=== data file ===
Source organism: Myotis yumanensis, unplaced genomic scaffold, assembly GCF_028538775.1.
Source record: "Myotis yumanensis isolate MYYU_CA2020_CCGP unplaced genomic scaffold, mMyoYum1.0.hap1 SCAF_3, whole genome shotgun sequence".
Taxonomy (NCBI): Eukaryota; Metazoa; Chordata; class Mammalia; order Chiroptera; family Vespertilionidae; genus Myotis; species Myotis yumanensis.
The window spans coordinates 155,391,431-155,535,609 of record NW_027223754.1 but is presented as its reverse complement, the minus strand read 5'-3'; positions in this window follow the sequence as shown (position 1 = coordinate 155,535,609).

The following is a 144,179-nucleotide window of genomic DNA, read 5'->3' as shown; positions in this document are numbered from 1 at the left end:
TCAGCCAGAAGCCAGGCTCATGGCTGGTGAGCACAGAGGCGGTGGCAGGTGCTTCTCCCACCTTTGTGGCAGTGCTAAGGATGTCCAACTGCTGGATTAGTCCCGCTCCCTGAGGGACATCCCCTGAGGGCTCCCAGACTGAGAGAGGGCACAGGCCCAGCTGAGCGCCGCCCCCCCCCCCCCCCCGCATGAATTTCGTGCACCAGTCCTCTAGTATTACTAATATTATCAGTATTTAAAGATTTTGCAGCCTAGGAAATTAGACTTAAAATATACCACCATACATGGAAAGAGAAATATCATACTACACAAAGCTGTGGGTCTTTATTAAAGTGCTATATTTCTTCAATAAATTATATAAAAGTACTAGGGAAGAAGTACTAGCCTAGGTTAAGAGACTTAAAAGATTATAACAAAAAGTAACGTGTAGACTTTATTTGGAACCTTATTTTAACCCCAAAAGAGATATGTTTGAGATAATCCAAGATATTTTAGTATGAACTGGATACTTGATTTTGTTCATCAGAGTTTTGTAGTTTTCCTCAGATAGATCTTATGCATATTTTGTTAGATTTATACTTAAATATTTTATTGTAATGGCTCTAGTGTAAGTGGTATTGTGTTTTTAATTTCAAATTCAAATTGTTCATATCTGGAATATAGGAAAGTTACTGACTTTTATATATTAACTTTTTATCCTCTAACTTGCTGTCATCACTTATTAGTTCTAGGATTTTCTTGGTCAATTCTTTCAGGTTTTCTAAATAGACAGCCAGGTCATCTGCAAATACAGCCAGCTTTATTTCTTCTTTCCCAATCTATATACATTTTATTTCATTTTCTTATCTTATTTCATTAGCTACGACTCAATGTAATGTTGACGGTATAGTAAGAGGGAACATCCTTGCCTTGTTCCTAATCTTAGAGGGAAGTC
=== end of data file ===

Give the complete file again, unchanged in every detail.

Source organism: Myotis yumanensis, unplaced genomic scaffold, assembly GCF_028538775.1.
Source record: "Myotis yumanensis isolate MYYU_CA2020_CCGP unplaced genomic scaffold, mMyoYum1.0.hap1 SCAF_3, whole genome shotgun sequence".
Taxonomy (NCBI): Eukaryota; Metazoa; Chordata; class Mammalia; order Chiroptera; family Vespertilionidae; genus Myotis; species Myotis yumanensis.
The window spans coordinates 155,391,431-155,535,609 of record NW_027223754.1 but is presented as its reverse complement, the minus strand read 5'-3'; positions in this window follow the sequence as shown (position 1 = coordinate 155,535,609).

The following is a 144,179-nucleotide window of genomic DNA, read 5'->3' as shown; positions in this document are numbered from 1 at the left end:
TCAGCCAGAAGCCAGGCTCATGGCTGGTGAGCACAGAGGCGGTGGCAGGTGCTTCTCCCACCTTTGTGGCAGTGCTAAGGATGTCCAACTGCTGGATTAGTCCCGCTCCCTGAGGGACATCCCCTGAGGGCTCCCAGACTGAGAGAGGGCACAGGCCCAGCTGAGCGCCGCCCCCCCCCCCCCCCCGCATGAATTTCGTGCACCAGTCCTCTAGTATTACTAATATTATCAGTATTTAAAGATTTTGCAGCCTAGGAAATTAGACTTAAAATATACCACCATACATGGAAAGAGAAATATCATACTACACAAAGCTGTGGGTCTTTATTAAAGTGCTATATTTCTTCAATAAATTATATAAAAGTACTAGGGAAGAAGTACTAGCCTAGGTTAAGAGACTTAAAAGATTATAACAAAAAGTAACGTGTAGACTTTATTTGGAACCTTATTTTAACCCCAAAAGAGATATGTTTGAGATAATCCAAGATATTTTAGTATGAACTGGATACTTGATTTTGTTCATCAGAGTTTTGTAGTTTTCCTCAGATAGATCTTATGCATATTTTGTTAGATTTATACTTAAATATTTTATTGTAATGGCTCTAGTGTAAGTGGTATTGTGTTTTTAATTTCAAATTCAAATTGTTCATATCTGGAATATAGGAAAGTTACTGACTTTTATATATTAACTTTTTATCCTCTAACTTGCTGTCATCACTTATTAGTTCTAGGATTTTCTTGGTCAATTCTTTCAGGTTTTCTAAATAGACAGCCAGGTCATCTGCAAATACAGCCAGCTTTATTTCTTCTTTCCCAATCTATATACATTTTATTTCATTTTCTTATCTTATTTCATTAGCTACGACTCAATGTAATGTTGACGGTATAGTAAGAGGGAACATCCTTGCCTTGTTCCTAATCTTAGAGGGAAGTC